Questions To Ask Before Becoming A Trustee
A trust is a legal entity that can either hold your assets for you during your lifetime or hold your assets for your beneficiaries after you pass away. A trust must have a trustee, which is someone who administers the trust. In your lifetime, you may be named as a trustee. The following article will discuss some questions that you should consider asking before deciding to become a trustee.
What is a trustee?
A trustee is either a person or organization that holds the legal title of an asset or group of assets for another person, who is referred to as the “beneficiary.” A trustee is granted this type of legal title through the creation of a trust, which is essentially a relationship in which a person that owns assets gives the trustee the right to hold the title to those assets for the benefit of a third party (referred to as the “third-party beneficiary”). Usually, the creator of the trust document (referred to as the “trustor”) chooses who will be the trustee, but in some cases, the court may be required to appoint a trustee. However, neither the trustor nor the court can force someone to become a trustee.
What are some duties of a trustee?
Before deciding whether or not to become a trustee, you should become familiar with some of the duties that trustees have. These duties include:
- Ensuring that the trust assets are safe and under your control, that you understand the terms of the trust, and that all past account records are in order
- Investing in such a way as to make sure that trust assets are preserved and productive for current and future beneficiaries
- Administering the trust according to its terms, which includes properly distributing trust assets to the named beneficiaries
- Making any decisions that arise according to the provisions of the trust; this may include discretion over when beneficiaries may or may not receive payments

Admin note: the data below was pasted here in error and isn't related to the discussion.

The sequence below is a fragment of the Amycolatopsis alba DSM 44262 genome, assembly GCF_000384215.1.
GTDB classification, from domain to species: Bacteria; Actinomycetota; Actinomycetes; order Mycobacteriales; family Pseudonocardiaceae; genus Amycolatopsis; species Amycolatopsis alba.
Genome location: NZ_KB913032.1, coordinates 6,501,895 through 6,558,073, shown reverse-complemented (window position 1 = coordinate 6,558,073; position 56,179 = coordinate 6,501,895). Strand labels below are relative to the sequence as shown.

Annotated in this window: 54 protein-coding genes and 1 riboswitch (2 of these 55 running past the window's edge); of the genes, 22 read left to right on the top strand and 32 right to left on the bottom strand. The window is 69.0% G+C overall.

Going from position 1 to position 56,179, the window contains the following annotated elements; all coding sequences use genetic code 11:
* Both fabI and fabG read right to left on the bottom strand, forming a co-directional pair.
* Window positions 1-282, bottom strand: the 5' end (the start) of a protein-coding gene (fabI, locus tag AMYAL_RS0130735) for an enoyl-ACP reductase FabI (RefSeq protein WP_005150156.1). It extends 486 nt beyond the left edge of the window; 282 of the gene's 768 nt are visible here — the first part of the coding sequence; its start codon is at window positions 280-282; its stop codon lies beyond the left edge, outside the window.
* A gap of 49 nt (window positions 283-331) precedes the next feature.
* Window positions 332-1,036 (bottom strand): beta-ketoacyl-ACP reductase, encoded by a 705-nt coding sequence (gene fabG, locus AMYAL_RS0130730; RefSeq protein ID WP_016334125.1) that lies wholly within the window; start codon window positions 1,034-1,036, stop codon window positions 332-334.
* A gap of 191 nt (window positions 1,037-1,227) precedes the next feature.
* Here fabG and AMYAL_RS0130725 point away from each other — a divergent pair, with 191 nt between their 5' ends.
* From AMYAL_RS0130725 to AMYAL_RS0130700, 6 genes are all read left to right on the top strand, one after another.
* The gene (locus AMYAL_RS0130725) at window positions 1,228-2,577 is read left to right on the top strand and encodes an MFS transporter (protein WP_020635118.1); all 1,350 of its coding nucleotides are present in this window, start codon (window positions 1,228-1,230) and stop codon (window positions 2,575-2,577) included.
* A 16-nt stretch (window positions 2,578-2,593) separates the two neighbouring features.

- Preparing any records, statements, and tax returns as needed
- Communicating regularly with beneficiaries, including issuing statements of accounts and tax reports
- Finding answers to any questions you and the beneficiaries may have concerning the trust
What questions should I ask before becoming a trustee?
If you have been named by someone as a trustee, and you are deciding whether to take the role, you should consider asking some of the following questions:
- “May I read the trust?” The trust document will tell you exactly what you should do with the funds or other property you will be entrusted to manage. It is important that you fully read it and understand its terms.
- “What are the goals of the trustor?” It is important that you ask the grantor about his specific goals for the trust to ensure that those goals are accomplished during your administration of the trust. Furthermore, you may want to consider asking the trustor to put his intentions in writing.
- “How much help will I receive?” You will need to know if you will be working on your own or with a co-trustee. Furthermore, if you are working with one or more co-trustees, you will need to know how duties will be divided. You should also ask whether you will be allowed to hire attorneys, accountants or investment advisors as needed to make sure that you operate the trust properly.
- “How long will my responsibilities last?” You will need to know how long you will be expected to serve as a trustee, as well as which situations will terminate your administration.
- “What is my liability?” Generally, trustees are relieved of liability in the trust document unless they are grossly negligent or intentionally violate their responsibilities. You should inquire as to your specific liability created under the trust document.
- “Will I be compensated?” If it appears from the trust document that your expected duties will be especially demanding, it is not inappropriate to inquire as to whether you will be paid for your services.
Do You Have Questions About Establishing A Trust? Contact our Firm Today.
When deciding to create a trust, it is important to consult an estate planning attorney to ensure that all of your assets are properly disposed of and that all of your wishes are addressed. If you are considering creating a trust, the experienced Norwood estate planning attorneys of Fisher Law LLC can thoroughly explain your options and help you throughout the process.